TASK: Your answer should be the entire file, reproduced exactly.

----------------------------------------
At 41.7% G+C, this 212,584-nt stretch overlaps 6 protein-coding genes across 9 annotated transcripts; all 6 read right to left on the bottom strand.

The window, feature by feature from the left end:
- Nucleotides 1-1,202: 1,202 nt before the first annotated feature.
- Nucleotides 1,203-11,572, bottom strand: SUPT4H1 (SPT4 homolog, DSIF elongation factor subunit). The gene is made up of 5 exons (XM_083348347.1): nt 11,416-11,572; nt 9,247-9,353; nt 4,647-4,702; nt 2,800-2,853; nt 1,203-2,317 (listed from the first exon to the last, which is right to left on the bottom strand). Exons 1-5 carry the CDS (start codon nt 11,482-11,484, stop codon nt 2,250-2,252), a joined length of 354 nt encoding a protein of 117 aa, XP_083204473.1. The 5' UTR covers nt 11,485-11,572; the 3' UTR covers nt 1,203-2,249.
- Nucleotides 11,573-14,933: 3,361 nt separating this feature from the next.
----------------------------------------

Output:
At 41.7% G+C, this 212,584-nt stretch overlaps 6 protein-coding genes across 9 annotated transcripts; all 6 read right to left on the bottom strand.

The window, feature by feature from the left end:
- Nucleotides 1-1,202: 1,202 nt before the first annotated feature.
- Nucleotides 1,203-11,572, bottom strand: SUPT4H1 (SPT4 homolog, DSIF elongation factor subunit). The gene is made up of 5 exons (XM_083348347.1): nt 11,416-11,572; nt 9,247-9,353; nt 4,647-4,702; nt 2,800-2,853; nt 1,203-2,317 (listed from the first exon to the last, which is right to left on the bottom strand). Exons 1-5 carry the CDS (start codon nt 11,482-11,484, stop codon nt 2,250-2,252), a joined length of 354 nt encoding a protein of 117 aa, XP_083204473.1. The 5' UTR covers nt 11,485-11,572; the 3' UTR covers nt 1,203-2,249.
- Nucleotides 11,573-14,933: 3,361 nt separating this feature from the next.